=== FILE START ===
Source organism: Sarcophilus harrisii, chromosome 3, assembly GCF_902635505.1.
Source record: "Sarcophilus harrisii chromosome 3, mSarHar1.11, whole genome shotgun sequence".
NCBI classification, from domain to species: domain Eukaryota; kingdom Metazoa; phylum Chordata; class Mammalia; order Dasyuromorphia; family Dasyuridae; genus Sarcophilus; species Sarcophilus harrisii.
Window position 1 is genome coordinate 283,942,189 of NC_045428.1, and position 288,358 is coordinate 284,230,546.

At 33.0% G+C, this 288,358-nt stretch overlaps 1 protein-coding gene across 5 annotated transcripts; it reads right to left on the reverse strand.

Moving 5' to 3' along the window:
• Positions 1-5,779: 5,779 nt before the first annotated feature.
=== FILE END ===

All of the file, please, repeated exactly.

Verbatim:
Source organism: Sarcophilus harrisii, chromosome 3, assembly GCF_902635505.1.
Source record: "Sarcophilus harrisii chromosome 3, mSarHar1.11, whole genome shotgun sequence".
NCBI classification, from domain to species: domain Eukaryota; kingdom Metazoa; phylum Chordata; class Mammalia; order Dasyuromorphia; family Dasyuridae; genus Sarcophilus; species Sarcophilus harrisii.
Window position 1 is genome coordinate 283,942,189 of NC_045428.1, and position 288,358 is coordinate 284,230,546.

At 33.0% G+C, this 288,358-nt stretch overlaps 1 protein-coding gene across 5 annotated transcripts; it reads right to left on the reverse strand.

Moving 5' to 3' along the window:
• Positions 1-5,779: 5,779 nt before the first annotated feature.